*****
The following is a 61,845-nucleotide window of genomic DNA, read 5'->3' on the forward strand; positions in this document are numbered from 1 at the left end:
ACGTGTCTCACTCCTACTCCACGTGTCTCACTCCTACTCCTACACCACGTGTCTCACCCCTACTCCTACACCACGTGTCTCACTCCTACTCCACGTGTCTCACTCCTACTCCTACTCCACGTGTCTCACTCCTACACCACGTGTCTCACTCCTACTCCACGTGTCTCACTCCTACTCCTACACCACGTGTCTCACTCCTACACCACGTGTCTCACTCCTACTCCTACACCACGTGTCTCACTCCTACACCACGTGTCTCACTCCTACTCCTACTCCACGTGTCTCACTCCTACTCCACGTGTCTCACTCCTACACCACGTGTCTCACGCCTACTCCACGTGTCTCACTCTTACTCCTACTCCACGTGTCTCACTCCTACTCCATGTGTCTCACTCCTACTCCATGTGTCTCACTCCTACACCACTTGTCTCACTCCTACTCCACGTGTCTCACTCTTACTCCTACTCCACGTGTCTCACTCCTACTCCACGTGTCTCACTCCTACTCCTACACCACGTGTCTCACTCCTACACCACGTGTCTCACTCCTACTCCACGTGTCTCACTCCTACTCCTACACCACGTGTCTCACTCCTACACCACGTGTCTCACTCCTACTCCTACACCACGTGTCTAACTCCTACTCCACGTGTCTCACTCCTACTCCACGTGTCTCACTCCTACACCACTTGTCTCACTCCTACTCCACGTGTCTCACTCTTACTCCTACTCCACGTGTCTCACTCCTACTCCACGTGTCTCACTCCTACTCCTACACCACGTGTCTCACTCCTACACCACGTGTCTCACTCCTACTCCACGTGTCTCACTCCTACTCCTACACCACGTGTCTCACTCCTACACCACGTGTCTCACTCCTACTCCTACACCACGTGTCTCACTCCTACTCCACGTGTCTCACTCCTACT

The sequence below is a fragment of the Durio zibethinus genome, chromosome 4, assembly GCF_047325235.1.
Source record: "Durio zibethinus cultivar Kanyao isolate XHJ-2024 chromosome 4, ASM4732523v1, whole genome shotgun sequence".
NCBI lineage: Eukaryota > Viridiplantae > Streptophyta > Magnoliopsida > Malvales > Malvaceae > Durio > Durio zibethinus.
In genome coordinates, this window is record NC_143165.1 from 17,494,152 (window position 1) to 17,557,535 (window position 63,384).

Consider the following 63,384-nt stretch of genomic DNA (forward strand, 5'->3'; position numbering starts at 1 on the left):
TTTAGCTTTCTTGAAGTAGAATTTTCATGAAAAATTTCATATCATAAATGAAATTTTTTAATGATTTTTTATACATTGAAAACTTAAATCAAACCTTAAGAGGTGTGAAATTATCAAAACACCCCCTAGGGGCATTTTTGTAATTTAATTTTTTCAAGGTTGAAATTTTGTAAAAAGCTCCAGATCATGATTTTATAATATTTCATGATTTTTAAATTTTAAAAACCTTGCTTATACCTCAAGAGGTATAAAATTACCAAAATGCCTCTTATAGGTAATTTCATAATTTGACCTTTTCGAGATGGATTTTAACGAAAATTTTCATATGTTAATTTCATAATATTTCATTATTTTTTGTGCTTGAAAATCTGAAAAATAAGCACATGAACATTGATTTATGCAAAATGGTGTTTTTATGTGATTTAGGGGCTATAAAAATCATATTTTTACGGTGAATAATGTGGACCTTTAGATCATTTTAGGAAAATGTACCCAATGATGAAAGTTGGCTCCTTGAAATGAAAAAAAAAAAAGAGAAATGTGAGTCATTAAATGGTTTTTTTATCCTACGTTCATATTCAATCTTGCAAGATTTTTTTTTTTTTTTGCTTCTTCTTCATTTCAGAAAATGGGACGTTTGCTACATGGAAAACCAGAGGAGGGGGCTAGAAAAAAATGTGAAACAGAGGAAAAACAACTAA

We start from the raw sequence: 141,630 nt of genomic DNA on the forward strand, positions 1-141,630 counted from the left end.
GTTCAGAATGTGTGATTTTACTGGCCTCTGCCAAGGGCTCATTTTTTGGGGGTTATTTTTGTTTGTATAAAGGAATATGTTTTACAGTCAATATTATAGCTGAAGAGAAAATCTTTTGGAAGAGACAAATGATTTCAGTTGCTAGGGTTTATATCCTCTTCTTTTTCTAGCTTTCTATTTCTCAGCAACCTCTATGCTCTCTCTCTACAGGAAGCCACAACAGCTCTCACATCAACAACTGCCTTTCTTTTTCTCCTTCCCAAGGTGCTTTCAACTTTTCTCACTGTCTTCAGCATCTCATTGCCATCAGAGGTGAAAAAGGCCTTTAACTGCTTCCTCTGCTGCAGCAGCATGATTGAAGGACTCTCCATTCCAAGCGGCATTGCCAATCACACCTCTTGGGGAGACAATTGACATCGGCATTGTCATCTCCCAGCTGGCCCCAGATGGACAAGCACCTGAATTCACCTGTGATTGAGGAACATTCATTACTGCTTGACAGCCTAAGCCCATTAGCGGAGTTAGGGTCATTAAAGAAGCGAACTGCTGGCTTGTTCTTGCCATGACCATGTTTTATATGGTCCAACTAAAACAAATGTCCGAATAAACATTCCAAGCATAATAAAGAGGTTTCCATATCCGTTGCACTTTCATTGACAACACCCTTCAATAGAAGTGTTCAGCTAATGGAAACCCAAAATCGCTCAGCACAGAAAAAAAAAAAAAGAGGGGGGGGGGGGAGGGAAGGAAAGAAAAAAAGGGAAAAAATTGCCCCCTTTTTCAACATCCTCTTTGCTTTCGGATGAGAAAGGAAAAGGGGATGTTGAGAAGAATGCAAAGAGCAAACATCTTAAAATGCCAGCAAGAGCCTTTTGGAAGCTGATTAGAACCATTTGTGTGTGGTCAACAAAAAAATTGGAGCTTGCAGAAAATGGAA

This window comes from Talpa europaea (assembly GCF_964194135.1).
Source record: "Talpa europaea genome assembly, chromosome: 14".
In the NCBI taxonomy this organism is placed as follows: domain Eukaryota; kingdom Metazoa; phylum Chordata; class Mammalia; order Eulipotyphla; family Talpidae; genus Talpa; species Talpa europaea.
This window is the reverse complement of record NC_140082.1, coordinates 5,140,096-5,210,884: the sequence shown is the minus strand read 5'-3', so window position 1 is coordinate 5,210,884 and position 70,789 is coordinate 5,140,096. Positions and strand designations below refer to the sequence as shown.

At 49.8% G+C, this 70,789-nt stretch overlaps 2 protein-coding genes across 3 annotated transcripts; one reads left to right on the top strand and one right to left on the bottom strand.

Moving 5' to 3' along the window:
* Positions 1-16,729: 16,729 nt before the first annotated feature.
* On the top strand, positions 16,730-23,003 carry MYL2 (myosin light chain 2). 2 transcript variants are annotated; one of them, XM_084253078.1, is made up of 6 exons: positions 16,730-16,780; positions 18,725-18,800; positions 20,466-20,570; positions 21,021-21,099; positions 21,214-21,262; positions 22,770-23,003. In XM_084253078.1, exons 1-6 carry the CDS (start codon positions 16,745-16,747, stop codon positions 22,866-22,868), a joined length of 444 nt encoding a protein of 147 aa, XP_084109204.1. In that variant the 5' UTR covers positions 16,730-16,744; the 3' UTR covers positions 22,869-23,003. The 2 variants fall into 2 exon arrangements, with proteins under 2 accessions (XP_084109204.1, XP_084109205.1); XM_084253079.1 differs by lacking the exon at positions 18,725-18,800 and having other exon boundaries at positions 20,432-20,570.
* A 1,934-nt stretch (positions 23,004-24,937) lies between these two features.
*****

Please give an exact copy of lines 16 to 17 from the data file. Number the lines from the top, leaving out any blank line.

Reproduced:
Moving 5' to 3' along the window:
* Positions 1-16,729: 16,729 nt before the first annotated feature.